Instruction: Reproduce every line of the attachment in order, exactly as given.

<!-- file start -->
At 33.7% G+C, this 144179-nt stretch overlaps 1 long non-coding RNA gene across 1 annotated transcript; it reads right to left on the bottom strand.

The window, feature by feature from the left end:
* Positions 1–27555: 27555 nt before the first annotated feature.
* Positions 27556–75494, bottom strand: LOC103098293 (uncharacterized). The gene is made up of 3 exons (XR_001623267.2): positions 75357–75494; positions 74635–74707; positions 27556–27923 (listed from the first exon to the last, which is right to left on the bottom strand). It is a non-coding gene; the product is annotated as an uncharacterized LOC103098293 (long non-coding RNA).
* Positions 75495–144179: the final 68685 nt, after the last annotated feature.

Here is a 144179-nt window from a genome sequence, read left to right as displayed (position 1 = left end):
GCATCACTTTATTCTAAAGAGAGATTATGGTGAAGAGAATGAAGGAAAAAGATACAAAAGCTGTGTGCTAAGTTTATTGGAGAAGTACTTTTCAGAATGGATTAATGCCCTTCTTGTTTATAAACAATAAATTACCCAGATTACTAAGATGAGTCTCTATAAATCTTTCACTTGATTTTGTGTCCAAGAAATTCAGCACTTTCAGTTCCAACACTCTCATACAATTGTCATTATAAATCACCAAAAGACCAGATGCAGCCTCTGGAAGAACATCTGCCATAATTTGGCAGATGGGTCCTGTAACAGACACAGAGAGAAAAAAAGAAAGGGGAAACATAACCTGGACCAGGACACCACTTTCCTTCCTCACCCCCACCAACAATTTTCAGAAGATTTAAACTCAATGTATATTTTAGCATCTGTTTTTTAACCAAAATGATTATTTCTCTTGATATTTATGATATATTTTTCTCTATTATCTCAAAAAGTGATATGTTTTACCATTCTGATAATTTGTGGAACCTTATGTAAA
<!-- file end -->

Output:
At 33.7% G+C, this 144179-nt stretch overlaps 1 long non-coding RNA gene across 1 annotated transcript; it reads right to left on the bottom strand.

The window, feature by feature from the left end:
* Positions 1–27555: 27555 nt before the first annotated feature.
* Positions 27556–75494, bottom strand: LOC103098293 (uncharacterized). The gene is made up of 3 exons (XR_001623267.2): positions 75357–75494; positions 74635–74707; positions 27556–27923 (listed from the first exon to the last, which is right to left on the bottom strand). It is a non-coding gene; the product is annotated as an uncharacterized LOC103098293 (long non-coding RNA).
* Positions 75495–144179: the final 68685 nt, after the last annotated feature.

Here is a 144179-nt window from a genome sequence, read left to right as displayed (position 1 = left end):
GCATCACTTTATTCTAAAGAGAGATTATGGTGAAGAGAATGAAGGAAAAAGATACAAAAGCTGTGTGCTAAGTTTATTGGAGAAGTACTTTTCAGAATGGATTAATGCCCTTCTTGTTTATAAACAATAAATTACCCAGATTACTAAGATGAGTCTCTATAAATCTTTCACTTGATTTTGTGTCCAAGAAATTCAGCACTTTCAGTTCCAACACTCTCATACAATTGTCATTATAAATCACCAAAAGACCAGATGCAGCCTCTGGAAGAACATCTGCCATAATTTGGCAGATGGGTCCTGTAACAGACACAGAGAGAAAAAAAGAAAGGGGAAACATAACCTGGACCAGGACACCACTTTCCTTCCTCACCCCCACCAACAATTTTCAGAAGATTTAAACTCAATGTATATTTTAGCATCTGTTTTTTAACCAAAATGATTATTTCTCTTGATATTTATGATATATTTTTCTCTATTATCTCAAAAAGTGATATGTTTTACCATTCTGATAATTTGTGGAACCTTATGTAAA